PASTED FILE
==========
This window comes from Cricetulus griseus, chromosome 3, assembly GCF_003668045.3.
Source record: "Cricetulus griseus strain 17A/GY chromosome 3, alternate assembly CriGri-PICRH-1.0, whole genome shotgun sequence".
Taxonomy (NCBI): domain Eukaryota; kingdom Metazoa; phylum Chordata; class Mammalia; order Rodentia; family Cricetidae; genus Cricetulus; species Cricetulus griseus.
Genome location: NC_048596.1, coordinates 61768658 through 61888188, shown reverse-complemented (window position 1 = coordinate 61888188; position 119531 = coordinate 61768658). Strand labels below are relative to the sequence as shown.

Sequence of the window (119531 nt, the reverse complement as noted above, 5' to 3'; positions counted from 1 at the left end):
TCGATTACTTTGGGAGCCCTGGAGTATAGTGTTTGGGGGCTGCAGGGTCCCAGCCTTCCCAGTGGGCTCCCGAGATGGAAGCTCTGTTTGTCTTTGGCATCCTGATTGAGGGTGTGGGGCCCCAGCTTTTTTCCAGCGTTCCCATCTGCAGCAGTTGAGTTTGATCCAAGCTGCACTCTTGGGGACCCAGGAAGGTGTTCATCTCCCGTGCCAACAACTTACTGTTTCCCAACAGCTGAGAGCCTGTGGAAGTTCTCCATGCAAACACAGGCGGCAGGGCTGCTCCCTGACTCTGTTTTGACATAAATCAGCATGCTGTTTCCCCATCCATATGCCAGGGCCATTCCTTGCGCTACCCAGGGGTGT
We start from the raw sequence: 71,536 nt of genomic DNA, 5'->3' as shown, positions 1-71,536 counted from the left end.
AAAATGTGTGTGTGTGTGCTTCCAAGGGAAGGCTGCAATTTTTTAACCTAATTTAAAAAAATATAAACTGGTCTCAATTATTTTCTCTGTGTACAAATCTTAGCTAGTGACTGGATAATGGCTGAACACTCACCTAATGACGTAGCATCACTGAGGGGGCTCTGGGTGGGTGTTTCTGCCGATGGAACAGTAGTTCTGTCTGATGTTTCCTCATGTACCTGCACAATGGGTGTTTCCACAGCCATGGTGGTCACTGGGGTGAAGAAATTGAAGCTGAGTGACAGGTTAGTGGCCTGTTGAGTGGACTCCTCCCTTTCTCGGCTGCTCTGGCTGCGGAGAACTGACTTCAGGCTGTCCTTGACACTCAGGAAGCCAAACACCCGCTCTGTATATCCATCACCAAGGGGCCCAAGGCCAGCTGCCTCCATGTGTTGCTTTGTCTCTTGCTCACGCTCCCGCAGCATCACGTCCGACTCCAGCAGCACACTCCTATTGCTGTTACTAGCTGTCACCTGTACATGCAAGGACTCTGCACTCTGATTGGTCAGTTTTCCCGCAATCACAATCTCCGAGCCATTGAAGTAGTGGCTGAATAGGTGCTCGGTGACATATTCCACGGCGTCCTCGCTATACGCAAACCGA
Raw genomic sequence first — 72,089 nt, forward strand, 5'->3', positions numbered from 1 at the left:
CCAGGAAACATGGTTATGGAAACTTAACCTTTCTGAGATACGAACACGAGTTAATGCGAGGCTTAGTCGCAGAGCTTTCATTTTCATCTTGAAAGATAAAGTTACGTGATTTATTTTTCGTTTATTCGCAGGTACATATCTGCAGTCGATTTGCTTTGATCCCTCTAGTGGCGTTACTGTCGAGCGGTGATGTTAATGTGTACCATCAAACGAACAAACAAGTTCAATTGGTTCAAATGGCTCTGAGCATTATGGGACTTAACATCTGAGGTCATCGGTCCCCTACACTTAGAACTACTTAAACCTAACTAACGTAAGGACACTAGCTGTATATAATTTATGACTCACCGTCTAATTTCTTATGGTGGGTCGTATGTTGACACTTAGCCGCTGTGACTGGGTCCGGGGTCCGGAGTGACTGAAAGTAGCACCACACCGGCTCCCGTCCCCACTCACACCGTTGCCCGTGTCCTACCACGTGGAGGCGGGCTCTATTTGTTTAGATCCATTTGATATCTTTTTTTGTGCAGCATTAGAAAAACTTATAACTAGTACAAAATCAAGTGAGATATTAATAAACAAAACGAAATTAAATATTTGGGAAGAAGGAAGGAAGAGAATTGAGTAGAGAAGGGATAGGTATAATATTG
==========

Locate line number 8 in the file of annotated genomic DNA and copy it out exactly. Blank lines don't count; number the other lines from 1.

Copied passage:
AAAATGTGTGTGTGTGTGCTTCCAAGGGAAGGCTGCAATTTTTTAACCTAATTTAAAAAAATATAAACTGGTCTCAATTATTTTCTCTGTGTACAAATCTTAGCTAGTGACTGGATAATGGCTGAACACTCACCTAATGACGTAGCATCACTGAGGGGGCTCTGGGTGGGTGTTTCTGCCGATGGAACAGTAGTTCTGTCTGATGTTTCCTCATGTACCTGCACAATGGGTGTTTCCACAGCCATGGTGGTCACTGGGGTGAAGAAATTGAAGCTGAGTGACAGGTTAGTGGCCTGTTGAGTGGACTCCTCCCTTTCTCGGCTGCTCTGGCTGCGGAGAACTGACTTCAGGCTGTCCTTGACACTCAGGAAGCCAAACACCCGCTCTGTATATCCATCACCAAGGGGCCCAAGGCCAGCTGCCTCCATGTGTTGCTTTGTCTCTTGCTCACGCTCCCGCAGCATCACGTCCGACTCCAGCAGCACACTCCTATTGCTGTTACTAGCTGTCACCTGTACATGCAAGGACTCTGCACTCTGATTGGTCAGTTTTCCCGCAATCACAATCTCCGAGCCATTGAAGTAGTGGCTGAATAGGTGCTCGGTGACATATTCCACGGCGTCCTCGCTATACGCAAACCGA